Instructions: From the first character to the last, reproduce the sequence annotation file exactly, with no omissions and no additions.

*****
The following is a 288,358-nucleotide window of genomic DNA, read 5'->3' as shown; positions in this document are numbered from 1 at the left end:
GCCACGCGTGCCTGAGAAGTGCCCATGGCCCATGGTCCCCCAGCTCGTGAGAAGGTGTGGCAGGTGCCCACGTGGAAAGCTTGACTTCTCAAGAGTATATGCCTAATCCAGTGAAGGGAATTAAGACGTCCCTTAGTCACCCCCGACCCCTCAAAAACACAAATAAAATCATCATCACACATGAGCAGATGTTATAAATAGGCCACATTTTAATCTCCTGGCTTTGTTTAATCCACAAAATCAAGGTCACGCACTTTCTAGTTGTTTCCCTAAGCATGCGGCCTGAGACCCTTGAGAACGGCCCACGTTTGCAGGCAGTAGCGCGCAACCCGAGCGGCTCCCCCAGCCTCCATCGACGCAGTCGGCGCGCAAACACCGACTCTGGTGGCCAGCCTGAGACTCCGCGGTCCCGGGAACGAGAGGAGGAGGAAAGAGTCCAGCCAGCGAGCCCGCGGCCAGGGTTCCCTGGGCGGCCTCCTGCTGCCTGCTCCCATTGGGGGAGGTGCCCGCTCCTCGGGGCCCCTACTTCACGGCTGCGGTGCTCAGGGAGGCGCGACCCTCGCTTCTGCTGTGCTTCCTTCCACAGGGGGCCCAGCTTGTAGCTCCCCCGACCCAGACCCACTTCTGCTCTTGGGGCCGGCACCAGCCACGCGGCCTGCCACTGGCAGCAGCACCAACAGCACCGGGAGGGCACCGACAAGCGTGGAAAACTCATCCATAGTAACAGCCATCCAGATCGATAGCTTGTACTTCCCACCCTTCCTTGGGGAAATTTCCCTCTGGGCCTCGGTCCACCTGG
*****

The following is a 288,358-nucleotide window of genomic DNA, read 5'->3' as shown; positions in this document are numbered from 1 at the left end:
GCCACGCGTGCCTGAGAAGTGCCCATGGCCCATGGTCCCCCAGCTCGTGAGAAGGTGTGGCAGGTGCCCACGTGGAAAGCTTGACTTCTCAAGAGTATATGCCTAATCCAGTGAAGGGAATTAAGACGTCCCTTAGTCACCCCCGACCCCTCAAAAACACAAATAAAATCATCATCACACATGAGCAGATGTTATAAATAGGCCACATTTTAATCTCCTGGCTTTGTTTAATCCACAAAATCAAGGTCACGCACTTTCTAGTTGTTTCCCTAAGCATGCGGCCTGAGACCCTTGAGAACGGCCCACGTTTGCAGGCAGTAGCGCGCAACCCGAGCGGCTCCCCCAGCCTCCATCGACGCAGTCGGCGCGCAAACACCGACTCTGGTGGCCAGCCTGAGACTCCGCGGTCCCGGGAACGAGAGGAGGAGGAAAGAGTCCAGCCAGCGAGCCCGCGGCCAGGGTTCCCTGGGCGGCCTCCTGCTGCCTGCTCCCATTGGGGGAGGTGCCCGCTCCTCGGGGCCCCTACTTCACGGCTGCGGTGCTCAGGGAGGCGCGACCCTCGCTTCTGCTGTGCTTCCTTCCACAGGGGGCCCAGCTTGTAGCTCCCCCGACCCAGACCCACTTCTGCTCTTGGGGCCGGCACCAGCCACGCGGCCTGCCACTGGCAGCAGCACCAACAGCACCGGGAGGGCACCGACAAGCGTGGAAAACTCATCCATAGTAACAGCCATCCAGATCGATAGCTTGTACTTCCCACCCTTCCTTGGGGAAATTTCCCTCTGGGCCTCGGTCCACCTGG